Here we discuss why and how health professionals should be talking to their female patients about how much they’re drinking.
Addiction specialist Kate Conigrave believes health professionals should remove the stigma from the conversation around alcohol by making it a routine part of screening for every female patient.
The reasons for doing so are compelling. Alcohol is the most widely used drug in Australia and is the sixth leading risk factor for disease. Additionally, an Australian study, published in January this year, revealed that one in five women aged 40-65 report consuming at risky levels.
“I’m aware of the many pressures on GPs but making this conversation routine is helpful,” says Prof Conigrave, a Public Health Physician at the Royal Prince Alfred Hospital in Sydney. “Ask in a plain way – start with ‘how often do you have a drink?’. Then you can find out how much they usually have when they drink. If you suspect they’re heavy drinkers, you can ask more questions. Try to make it clear to patients that you are comfortable with their responses.”
Alcohol has become so ingrained in the culture that women are often unaware of the impacts of alcohol on their health, both in the short-term and in the long-term. Professor Conigrave, who chaired the committee that released Australia’s revised alcohol guidelines in 2020, says many people are confused about what constitutes a standard drink.
“I encourage my colleagues and patients to measure 100ml which is a standard glass of wine,” she says. “A lot of people think they are only having two standard drinks a day, but if they are pouring their wine into largish glasses, then two or three drinks might actually add up to 750ml of wine (more than 7 standard drinks).”
The increased risk of breast cancer is sufficient reason to have the conversation about alcohol. “Every extra standard drink per day increases a woman’s risk of breast cancer ,” she warns. “Women need to know this stuff.”
Two of the common side effects of drinking above the recommended guidelines – and flags for health professionals – are sleep difficulties and anxiety.
“There are also the common things like, is the blood pressure up, is the mood down?” she says. “If they have other conditions that might affect the liver, if they’re overweight, or have diabetes, they would also be extra reasons for me to check on alcohol.
“And, of course, pregnancy, just checking that they’re aware that if they’re open to having babies, that it’s best to stop drinking before conception.”
In practice, there are three screening questions for patients that cover frequency, quantity, and frequency of drinking to intoxication. “I typically weave them into a conversation rather than deliver them staccato-like,” she explains. “If someone is drinking six or more glasses of alcohol on a regular basis, then you need to screen for dependence.
“Questions clinicians might consider would be, ‘what are you like before the first drink of the day? Do you get the shakes? How easy is it for you to stop after one or two glasses?”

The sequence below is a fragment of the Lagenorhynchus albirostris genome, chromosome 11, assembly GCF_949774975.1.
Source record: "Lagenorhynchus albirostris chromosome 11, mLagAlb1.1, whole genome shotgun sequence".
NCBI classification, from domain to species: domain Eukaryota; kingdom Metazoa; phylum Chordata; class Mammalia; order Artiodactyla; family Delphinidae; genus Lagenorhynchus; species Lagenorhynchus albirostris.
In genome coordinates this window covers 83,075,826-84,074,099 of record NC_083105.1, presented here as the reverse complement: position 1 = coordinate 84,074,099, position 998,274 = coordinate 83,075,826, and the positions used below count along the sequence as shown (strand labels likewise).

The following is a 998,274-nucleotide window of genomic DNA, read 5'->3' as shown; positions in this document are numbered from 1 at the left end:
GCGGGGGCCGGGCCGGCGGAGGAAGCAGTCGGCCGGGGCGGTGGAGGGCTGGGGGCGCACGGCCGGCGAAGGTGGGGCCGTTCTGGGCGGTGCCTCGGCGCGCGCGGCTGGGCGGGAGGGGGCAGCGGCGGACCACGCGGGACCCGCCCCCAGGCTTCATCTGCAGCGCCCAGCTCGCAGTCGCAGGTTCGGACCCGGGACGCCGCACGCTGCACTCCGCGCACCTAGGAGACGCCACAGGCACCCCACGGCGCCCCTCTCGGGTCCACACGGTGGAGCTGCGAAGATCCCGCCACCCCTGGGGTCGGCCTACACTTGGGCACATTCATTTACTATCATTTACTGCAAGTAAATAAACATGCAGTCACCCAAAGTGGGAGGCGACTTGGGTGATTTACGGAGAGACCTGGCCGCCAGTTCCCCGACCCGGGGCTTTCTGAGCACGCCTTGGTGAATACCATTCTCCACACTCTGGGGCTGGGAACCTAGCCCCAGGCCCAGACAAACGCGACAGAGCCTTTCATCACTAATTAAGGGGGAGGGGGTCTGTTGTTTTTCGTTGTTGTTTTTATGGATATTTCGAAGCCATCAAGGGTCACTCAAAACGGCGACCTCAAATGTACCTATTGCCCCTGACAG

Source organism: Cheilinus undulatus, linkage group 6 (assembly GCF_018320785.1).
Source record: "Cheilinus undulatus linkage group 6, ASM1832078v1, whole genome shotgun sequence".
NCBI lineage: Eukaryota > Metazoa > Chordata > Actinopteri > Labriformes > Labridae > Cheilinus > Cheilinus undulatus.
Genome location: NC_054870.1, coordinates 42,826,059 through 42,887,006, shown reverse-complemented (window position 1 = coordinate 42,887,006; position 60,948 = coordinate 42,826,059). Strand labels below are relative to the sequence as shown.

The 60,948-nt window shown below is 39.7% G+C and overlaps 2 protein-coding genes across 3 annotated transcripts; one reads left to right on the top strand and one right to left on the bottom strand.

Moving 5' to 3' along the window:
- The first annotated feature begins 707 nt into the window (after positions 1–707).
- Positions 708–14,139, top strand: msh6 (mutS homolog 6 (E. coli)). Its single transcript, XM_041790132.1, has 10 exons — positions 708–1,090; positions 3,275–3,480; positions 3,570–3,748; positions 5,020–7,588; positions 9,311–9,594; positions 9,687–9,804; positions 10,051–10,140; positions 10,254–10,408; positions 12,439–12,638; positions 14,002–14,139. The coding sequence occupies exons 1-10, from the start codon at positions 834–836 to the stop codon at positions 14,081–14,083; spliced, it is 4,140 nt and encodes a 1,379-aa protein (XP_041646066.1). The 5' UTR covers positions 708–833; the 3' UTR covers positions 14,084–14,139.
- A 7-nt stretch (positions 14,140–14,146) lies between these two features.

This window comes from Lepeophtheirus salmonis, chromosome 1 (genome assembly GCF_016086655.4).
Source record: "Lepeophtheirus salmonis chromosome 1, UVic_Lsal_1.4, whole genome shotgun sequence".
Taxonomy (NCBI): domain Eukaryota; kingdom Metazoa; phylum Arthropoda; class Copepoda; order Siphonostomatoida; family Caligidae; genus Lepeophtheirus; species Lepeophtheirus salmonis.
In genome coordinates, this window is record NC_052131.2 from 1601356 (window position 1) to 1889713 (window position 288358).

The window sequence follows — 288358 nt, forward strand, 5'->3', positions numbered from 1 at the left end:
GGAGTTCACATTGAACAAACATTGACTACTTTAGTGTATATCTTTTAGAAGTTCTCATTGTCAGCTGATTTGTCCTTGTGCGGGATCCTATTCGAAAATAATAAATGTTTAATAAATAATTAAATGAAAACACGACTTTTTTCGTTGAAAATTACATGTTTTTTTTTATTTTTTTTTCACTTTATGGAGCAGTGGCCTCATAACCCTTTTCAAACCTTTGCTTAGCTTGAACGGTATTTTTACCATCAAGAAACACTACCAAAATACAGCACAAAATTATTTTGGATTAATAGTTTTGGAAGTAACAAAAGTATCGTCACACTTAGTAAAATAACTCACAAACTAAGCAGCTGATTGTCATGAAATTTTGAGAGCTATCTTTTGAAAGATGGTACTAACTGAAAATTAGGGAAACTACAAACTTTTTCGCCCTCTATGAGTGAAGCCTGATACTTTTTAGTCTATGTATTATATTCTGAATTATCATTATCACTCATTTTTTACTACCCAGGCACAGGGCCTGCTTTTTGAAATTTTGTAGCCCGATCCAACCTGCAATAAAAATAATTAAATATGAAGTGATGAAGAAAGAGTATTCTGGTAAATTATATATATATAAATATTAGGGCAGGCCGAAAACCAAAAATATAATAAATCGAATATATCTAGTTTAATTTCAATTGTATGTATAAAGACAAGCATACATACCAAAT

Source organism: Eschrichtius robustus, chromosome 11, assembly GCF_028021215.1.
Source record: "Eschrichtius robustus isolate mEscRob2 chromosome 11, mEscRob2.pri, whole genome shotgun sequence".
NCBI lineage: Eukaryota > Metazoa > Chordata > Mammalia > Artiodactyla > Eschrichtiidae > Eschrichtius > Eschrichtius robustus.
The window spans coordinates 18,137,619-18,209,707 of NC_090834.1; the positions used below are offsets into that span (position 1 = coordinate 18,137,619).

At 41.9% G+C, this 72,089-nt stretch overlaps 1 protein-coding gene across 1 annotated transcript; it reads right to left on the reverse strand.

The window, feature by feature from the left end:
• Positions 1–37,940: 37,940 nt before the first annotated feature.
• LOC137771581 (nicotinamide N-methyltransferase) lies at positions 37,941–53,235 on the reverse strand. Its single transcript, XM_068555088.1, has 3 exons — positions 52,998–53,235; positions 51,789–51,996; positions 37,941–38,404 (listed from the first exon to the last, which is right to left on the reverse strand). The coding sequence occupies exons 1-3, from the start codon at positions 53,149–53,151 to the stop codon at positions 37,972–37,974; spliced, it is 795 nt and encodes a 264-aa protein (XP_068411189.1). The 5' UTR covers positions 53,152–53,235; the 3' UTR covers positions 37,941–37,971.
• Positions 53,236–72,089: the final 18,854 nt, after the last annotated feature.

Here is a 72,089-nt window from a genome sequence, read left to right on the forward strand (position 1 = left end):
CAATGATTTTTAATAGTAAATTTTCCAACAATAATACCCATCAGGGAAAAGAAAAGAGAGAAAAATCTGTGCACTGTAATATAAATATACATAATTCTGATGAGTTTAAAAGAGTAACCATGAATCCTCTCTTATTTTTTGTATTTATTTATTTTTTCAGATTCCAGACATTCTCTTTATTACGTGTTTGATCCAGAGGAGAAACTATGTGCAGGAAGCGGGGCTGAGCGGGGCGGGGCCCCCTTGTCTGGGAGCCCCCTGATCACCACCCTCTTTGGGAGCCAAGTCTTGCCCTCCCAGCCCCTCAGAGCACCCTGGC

Patients not telling the truth is, says Prof Conigrave, less of a problem than many clinicians believe. And taking a history is not difficult. “It’s practice,” she explains. “Assessing someone for alcohol dependence would be asking about loss of control, tolerance, withdrawal, or whether the alcohol might be having a higher priority than other things in life. If the patient meets two or more of those criteria, they’re likely to be dependent on alcohol.”
For non-dependent drinking, there is the acronym, ‘FLAGS.’ Professor Conigrave says most health professionals will already be aware of these pointers in discussing alcohol with patients.
Jean Hailes GP Fiona Jane says health professionals often avoid the conversation around drinking and research shows they believe it has potential to damage the doctor/patient relationship. Patients too can find the questions confrontational and judgemental. However, she agrees health professionals should be raising the issue more frequently.
“I think it’s about raising the topic in the right context,” she says. “A good time to raise it is when a new patient comes and you are gathering information about her – weight, smoking, nutrition – you can also ask about alcohol consumption.
“I don’t ever react to the amount of alcohol they admit to drinking remembering it’s common for people to underestimate this,” says Dr Jane.
Unless the patient has come in to discuss alcohol, Dr Jane finds it’s usually more prudent to absorb the information and address it when a good therapeutic relationship has been established.
Other opportunistic moments to raise the issue of alcohol, she believes, are during mental health care assessments and during routine health checks. “I think it’s important not to be judgemental,” she says. “It’s important to remove all moral context from the discussion and then work with the patient to discover if they might want to change the amount they drink.
The motivation must come from them. Often, they don’t know what the guidelines for safe drinking are. They must believe it’s a problem for them because it’s not something the clinician can drive.”Dr Fiona Jane, Jean Hailes Specialist Women's Health GP
A GP can prescribe alcohol relapse prevention medicines. Professor Conigrave says they’re typically started after a patient has stopped drinking and finished any withdrawal, but needs a little support to stay ‘dry’.
She also says it’s important for health professionals to manage their own distress if the patient refuses to change her drinking habits. “We love fixing things,” she says. “But when we have done everything we can, there’s no point in beating yourself up.”
She believes, however, that a conversation around alcohol is well worth having, especially since it serves to highlight the potential harms of drinking. “There is awareness around those harms when new guidelines are released but rarely in between those times.”